OTTAWA—Opposition parties took turns criticizing Bill Morneau on Monday as they tried to drag out a stinging ethics controversy that has swarmed the finance minister for weeks.
Back in the House of Commons after a week away in their ridings, opposition MPs zeroed in on Morneau over his involvement in a pension-reform bill that they allege put him in a conflict of interest.
Ethics commissioner Mary Dawson has launched a formal examination of Morneau’s work to introduce Bill C-27, which critics insist will benefit his former company in which he owned about $21 million worth of shares.
After the ethics controversy erupted, he sold off his holdings in Morneau Shepell, a human-resources company he built with his father, and vowed to place his other considerable assets in a blind trust.
Morneau announced Monday that he fulfilled another promise to donate the difference between what the shares were worth at the time of the sale and their value in 2015 when he was first elected — an amount estimated at about $5 million. His office said he gave the money to the Toronto Foundation, where the funds will support charities for homeless youth, AIDS awareness, book banks for kids and after-school programs.
That announcement, however, didn’t stop political foes Monday from taking their first crack at questioning Morneau on Dawson’s decision to take a closer look at whether the finance minister was in a conflict of interest.
“The minister just said that now that he has sold all of his shares in Morneau Shepell he can now work on behalf of Canadians,” said Conservative MP Pierre Poilievre, who accused Morneau of hiding behind Dawson.
“What does that say about the last two years while he held those shares? During that time, he introduced a bill creating the very targeted-benefit pension plans that his company designs and profits from.”
New Democrat MP Nathan Cullen said the Liberal government’s pension bill is not only an attack on workers’ pensions, it’s a “massive” conflict of interest involving Morneau.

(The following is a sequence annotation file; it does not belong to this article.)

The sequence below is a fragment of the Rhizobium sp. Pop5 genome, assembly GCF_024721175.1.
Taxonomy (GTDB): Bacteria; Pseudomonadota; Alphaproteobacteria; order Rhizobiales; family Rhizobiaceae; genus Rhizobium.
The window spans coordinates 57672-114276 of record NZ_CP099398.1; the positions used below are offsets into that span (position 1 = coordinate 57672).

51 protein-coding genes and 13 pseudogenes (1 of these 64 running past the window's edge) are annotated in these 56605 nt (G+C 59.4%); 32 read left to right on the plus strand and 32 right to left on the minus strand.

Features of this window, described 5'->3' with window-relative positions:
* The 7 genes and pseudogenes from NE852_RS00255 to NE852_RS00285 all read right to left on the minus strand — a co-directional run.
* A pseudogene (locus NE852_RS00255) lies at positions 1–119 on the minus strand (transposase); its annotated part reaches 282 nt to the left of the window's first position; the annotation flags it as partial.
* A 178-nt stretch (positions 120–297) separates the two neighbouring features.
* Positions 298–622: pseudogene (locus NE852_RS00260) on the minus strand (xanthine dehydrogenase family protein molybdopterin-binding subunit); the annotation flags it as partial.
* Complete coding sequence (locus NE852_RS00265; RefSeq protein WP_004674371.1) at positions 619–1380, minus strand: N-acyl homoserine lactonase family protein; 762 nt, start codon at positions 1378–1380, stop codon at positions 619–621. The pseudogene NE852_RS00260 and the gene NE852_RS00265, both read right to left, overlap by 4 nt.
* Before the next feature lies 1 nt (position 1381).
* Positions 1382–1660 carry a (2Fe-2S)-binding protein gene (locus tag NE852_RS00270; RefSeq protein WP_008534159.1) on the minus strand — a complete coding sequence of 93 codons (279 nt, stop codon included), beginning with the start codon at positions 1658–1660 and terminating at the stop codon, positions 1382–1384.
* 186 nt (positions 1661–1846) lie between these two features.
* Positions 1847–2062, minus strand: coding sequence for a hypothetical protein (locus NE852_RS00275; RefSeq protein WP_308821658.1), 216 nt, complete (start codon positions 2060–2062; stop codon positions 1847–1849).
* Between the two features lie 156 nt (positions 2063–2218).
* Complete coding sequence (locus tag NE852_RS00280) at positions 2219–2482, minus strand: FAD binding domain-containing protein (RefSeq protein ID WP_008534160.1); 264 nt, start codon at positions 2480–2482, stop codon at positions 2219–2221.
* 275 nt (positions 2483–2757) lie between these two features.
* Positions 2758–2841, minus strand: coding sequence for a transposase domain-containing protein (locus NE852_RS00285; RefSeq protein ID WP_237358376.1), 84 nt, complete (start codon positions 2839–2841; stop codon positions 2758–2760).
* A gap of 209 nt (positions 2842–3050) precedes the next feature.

“It seems this prime minister will walk across broken glass to defend his ethically embattled finance minister, but won’t lift a finger to help out Canadian pensioners,” Cullen said.
In defending Morneau, Prime Minister Justin Trudeau accused opponents of trying to undermine the integrity of the federal ethics watchdog.
Trudeau called their criticisms as nothing but “cheap shots” and “mud-slinging.”
Morneau’s opponents also had fresh fuel for Monday’s attacks.
The Canada Post Pension Advisory Council revealed it had alerted Dawson in a letter on Sept. 18 that Morneau could be in a conflict of interest over the pension bill and its potential benefits for Morneau Shepell.
Dawson, however, only opened an examination earlier this month after media reports shed light on the issue.
Peter Whitaker, an elected official on the council, said Monday that Dawson’s office only responded to his letter Friday after the media started asking her questions about the message.
“It’s frustrating,” said the retired postal worker, who would like to see Bill C-27 abandoned.
Whitaker’s letter also noted that Morneau was executive chair of Morneau Shepell in 2012 when the company acquired the pension administration arm of Mercer Canada Inc., which is the chief actuary for Canada Post. He alleged Morneau Shepell could get an inside track on administrative business related to Bill C-27.
He added that Morneau’s decision to sell his shares was “too little, too late” and insisted the bill is now tainted.
Whitaker also shared an email response he received from Dawson’s office.
It said that while it considers information from the public, the public doesn’t have standing under the Conflict of Interest Act. Her office added that the act does not apply to private companies, therefore it wouldn’t apply to Whitaker’s concerns about Mercer Canada.
On Monday, Dawson’s office issued a public statement: “There is no requirement to follow up on a complaint from a member of the public. However, the commissioner has the discretion to self-initiate an examination, if she has reasonable grounds to believe that the act has been contravened.”
Bill C-27 would amend the Pension Benefits Standards Act so that federally regulated companies and Crown corporations would have the option of setting up target benefit plans for their employees, instead of defined benefit plans.
Morneau introduced it in October 2016, but it has languished on the order paper since then.
Opponents, including unions, say the bill would erode the stability of workers’ defined benefit plans, while proponents say the changes would give employers more flexibility in helping their employees plan for retirement.
Morneau has been facing intense criticism about his integrity for weeks now after information surfaced showing that, based on Dawson’s advice, he had not divested or placed his shares in a blind trust.
“I will continue to work with the ethics commissioner to make sure that her examination is completed,” Morneau said Monday in the House.